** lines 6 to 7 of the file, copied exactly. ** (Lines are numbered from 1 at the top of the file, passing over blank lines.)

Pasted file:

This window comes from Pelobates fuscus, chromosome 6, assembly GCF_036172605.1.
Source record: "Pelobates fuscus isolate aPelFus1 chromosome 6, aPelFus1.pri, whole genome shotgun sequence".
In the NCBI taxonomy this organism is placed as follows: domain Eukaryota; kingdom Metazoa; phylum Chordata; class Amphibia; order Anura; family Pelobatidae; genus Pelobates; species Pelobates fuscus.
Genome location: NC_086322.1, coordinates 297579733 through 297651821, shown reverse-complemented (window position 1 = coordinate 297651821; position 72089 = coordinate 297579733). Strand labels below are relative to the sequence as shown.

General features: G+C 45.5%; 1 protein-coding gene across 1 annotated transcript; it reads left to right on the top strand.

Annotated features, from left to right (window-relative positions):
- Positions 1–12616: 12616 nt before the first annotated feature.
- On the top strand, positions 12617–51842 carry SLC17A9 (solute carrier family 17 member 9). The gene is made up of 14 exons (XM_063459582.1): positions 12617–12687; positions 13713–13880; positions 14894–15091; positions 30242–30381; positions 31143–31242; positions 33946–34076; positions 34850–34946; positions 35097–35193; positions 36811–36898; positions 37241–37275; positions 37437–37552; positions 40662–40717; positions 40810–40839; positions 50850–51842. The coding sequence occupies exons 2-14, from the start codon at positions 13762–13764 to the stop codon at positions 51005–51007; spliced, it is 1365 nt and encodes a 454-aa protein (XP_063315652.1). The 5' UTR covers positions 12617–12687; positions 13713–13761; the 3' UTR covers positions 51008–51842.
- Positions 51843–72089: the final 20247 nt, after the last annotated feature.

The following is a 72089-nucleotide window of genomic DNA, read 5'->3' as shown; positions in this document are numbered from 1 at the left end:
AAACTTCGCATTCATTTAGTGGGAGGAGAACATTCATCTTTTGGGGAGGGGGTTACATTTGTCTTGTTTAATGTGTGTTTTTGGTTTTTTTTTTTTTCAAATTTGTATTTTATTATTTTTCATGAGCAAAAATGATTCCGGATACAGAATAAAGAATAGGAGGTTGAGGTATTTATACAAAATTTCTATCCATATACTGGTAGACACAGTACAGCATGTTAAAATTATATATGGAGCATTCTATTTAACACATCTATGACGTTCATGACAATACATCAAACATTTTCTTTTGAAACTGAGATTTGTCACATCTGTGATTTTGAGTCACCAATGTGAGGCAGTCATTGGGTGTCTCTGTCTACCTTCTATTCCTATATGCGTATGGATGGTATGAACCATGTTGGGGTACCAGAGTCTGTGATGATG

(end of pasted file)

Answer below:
Annotated features, from left to right (window-relative positions):
- Positions 1–12616: 12616 nt before the first annotated feature.